hide Matching Documents

The documents where this entity occurs most often are shown below. Click on a document to open it.

Document Max. Freq Min. Freq
Homer, The Odyssey (ed. Samuel Butler, Based on public domain edition, revised by Timothy Power and Gregory Nagy.) 14 0 Browse Search
Homer, Odyssey 12 0 Browse Search
Harper's Encyclopedia of United States History (ed. Benson Lossing) 7 7 Browse Search
Emilio, Luis F., History of the Fifty-Fourth Regiment of Massachusetts Volunteer Infantry , 1863-1865 3 3 Browse Search
Rebellion Record: a Diary of American Events, Diary from December 17, 1860 - April 30, 1864 (ed. Frank Moore) 3 3 Browse Search
Plato, Hippias Major, Hippias Minor, Ion, Menexenus, Cleitophon, Timaeus, Critias, Minos, Epinomis 2 0 Browse Search
Isaac O. Best, History of the 121st New York State Infantry 2 2 Browse Search
Elizabeth Cary Agassiz, Louis Agassiz: his life and correspondence, third edition 2 2 Browse Search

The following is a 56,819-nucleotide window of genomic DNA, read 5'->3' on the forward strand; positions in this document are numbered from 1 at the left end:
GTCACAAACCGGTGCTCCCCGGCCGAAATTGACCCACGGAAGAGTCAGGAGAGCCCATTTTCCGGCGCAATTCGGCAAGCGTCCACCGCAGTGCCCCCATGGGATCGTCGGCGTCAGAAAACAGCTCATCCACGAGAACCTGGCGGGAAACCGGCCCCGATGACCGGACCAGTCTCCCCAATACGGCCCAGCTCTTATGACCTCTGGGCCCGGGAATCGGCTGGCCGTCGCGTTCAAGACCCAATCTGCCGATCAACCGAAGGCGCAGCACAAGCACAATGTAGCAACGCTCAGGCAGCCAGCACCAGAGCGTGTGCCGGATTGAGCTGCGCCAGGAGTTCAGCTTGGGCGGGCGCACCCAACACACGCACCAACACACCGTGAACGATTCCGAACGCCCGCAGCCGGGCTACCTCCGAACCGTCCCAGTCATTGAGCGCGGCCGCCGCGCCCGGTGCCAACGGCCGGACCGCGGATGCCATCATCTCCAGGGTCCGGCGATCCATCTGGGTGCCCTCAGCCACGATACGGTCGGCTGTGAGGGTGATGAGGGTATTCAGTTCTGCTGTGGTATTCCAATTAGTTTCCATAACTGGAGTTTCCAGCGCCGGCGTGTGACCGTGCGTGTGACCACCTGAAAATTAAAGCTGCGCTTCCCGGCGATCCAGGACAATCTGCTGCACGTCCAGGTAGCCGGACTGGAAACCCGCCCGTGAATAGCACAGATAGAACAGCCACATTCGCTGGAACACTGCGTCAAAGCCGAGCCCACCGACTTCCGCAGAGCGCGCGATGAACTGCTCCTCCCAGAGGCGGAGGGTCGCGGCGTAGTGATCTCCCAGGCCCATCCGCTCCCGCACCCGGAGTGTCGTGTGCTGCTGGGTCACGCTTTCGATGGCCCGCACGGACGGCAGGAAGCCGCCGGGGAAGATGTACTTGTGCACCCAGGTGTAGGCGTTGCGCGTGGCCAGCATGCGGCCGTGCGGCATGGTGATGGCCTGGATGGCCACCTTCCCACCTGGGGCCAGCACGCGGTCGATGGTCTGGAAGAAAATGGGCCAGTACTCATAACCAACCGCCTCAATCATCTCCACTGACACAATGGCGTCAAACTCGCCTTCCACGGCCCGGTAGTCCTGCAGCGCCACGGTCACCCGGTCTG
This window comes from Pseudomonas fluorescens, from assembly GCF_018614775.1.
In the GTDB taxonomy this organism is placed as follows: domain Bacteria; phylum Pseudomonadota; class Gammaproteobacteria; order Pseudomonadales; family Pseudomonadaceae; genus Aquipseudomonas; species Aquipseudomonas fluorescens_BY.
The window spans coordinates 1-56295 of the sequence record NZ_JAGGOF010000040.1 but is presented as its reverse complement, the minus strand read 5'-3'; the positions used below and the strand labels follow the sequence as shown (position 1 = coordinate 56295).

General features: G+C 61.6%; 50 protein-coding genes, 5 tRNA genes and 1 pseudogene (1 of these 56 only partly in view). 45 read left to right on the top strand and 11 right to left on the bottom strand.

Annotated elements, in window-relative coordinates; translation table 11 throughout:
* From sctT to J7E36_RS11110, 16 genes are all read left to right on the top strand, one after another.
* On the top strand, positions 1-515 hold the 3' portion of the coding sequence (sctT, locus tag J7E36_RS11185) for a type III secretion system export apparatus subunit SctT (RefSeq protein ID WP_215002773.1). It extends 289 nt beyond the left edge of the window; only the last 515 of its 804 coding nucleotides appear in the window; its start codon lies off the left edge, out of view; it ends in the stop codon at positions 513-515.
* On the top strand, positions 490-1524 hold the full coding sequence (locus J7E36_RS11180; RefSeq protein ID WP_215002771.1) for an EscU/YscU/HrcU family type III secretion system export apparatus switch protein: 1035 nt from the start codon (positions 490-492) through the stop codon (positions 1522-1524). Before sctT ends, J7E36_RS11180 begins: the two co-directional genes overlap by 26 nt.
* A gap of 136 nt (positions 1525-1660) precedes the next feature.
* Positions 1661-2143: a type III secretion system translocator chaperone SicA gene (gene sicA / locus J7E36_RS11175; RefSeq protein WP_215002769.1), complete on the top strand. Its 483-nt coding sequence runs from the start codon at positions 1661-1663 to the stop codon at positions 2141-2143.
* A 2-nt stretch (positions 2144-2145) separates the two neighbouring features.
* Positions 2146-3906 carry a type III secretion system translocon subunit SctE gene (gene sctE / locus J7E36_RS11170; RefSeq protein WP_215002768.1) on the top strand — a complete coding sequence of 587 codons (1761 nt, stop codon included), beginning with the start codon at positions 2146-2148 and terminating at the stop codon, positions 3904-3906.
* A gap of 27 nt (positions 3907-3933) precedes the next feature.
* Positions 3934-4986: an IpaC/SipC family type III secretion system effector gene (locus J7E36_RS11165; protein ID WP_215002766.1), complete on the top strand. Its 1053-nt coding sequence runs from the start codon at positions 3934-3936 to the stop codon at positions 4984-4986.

Plato, Republic 2 0 Browse Search
Euripides, The Trojan Women (ed. E. P. Coleridge) 2 0 Browse Search
View all matching documents...

Browsing named entities in Homer, The Odyssey (ed. Samuel Butler, Based on public domain edition, revised by Timothy Power and Gregory Nagy.). You can also browse the collection for Ithaca (New York, United States) or search for Ithaca (New York, United States) in all documents.

Your search returned 7 results in 6 document sections:

Homer, The Odyssey (ed. Samuel Butler, Based on public domain edition, revised by Timothy Power and Gregory Nagy.), Scroll 12, line 3 (search)